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4 tents, 9 men, one dog—How 2013 brought back border conflict between India and China

In 'Understanding the India-China Border: The Enduring Threat of War in the High Himalayas,’ Manoj Joshi unpacks what is happening on the India-China border and the implications for the future.

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The incident that took place in the Depsang Plains in the spring of 2013 was a curious one. The region lies at the very northernmost end of the Sino–Indian border, adjacent to Aksai Chin. It features two bulges, one into Indian territory in the area adjacent to the Chip Chap river, which, in a sense creates a bulge south of that into the Chinese-held Aksai Chin. Bulges are always the fodder for war planners, and so are these. Both sides try to equalize the bulges by pushing them back and this makes for a fraught situation. (See Map 4) At mid-morning on 15 April, an Indian observation post detected a group of Chinese personnel headed into the Indian side of the Line of Actual Control (LAC).

This was not unusual: there were, as we have pointed out, many places along the LAC where the border was really marked by a Line of Perception—the Chinese had one and the Indians another. In this case the Lines of Perception had been some 10–15 km apart. The Chinese patrolled to their line and the Indians theirs. By agreement neither side could build structures or camp in this area. The Depsang Plains, some 900 sq. km in size and at an altitude of 16,000 ft (5,000 m), lie between high mountains on the Indian side and the Laktsang range in the east, adjacent to which runs the Chinese Aksai Chin Highway (G-219). To its north is the undisputed Sino–Indian border point—the Karakoram Pass, and to the south a knot of mountain territory which includes the Galwan river, the site of the June 2020 incident. To their surprise, the Indians were confronted by something unusual next morning. The Chinese had pitched tents and had not gone back. Neither did they do so the day after.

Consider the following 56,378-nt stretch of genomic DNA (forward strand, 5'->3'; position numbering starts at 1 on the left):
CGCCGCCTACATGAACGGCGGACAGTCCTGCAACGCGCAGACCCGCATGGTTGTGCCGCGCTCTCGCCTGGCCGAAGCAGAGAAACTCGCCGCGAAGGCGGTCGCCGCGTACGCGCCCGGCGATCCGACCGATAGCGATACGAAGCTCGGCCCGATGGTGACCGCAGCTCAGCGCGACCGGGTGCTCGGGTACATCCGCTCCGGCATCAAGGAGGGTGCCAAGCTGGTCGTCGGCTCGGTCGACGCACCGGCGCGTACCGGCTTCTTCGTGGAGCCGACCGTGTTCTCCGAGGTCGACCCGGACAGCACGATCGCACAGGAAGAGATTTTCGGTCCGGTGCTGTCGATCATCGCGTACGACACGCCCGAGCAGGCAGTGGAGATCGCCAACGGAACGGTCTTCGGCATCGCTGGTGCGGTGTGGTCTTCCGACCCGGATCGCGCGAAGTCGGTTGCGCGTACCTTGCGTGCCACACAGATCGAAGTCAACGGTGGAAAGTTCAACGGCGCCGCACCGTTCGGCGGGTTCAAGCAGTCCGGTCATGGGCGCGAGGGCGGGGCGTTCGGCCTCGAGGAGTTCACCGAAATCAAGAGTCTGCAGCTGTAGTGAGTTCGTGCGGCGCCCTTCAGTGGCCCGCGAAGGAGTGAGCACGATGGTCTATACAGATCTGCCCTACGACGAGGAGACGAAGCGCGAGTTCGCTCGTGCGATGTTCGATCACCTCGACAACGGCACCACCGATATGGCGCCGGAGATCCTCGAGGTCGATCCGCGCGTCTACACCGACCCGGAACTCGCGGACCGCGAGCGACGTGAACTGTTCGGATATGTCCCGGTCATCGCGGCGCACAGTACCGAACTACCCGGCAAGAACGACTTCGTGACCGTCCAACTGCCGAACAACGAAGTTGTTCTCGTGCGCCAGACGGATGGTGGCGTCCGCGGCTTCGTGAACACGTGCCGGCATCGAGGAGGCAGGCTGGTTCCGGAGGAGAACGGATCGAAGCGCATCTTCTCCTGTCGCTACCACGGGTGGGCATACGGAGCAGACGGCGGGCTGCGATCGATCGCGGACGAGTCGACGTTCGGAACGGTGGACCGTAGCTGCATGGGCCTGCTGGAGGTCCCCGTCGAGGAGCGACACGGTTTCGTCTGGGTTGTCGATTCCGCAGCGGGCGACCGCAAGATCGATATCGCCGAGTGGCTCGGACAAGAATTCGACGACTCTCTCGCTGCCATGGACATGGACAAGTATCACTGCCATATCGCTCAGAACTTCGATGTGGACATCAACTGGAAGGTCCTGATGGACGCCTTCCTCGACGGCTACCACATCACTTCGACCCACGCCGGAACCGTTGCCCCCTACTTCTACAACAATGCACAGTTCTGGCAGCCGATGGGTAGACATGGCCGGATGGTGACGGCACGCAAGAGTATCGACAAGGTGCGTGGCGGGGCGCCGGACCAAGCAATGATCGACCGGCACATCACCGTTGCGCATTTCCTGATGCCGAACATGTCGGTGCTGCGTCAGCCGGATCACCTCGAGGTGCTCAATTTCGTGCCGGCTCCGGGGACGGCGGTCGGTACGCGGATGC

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Their encampment, comprising four tents, some nine men and a dog, was 19 km inside the Indian perception of the LAC. And while Chinese patrolling in the area was not unusual, their establishing a camp there was. And soon we had a full-blown crisis in hand. New Delhi immediately ordered the Indo-Tibetan Border Police to advance up to the Chinese positions and also pitch their tents there. They set up their encampment of eight tents eyeball to eyeball with the Chinese. Both sides displayed banners advising the other side to pull back because they were on the other’s side of the LAC. This area is clearly sensitive for both India and China and has long been fought over by India and China. In the case of India, it abuts its northernmost post of Daulat Beg Oldi which was just about 30 km away.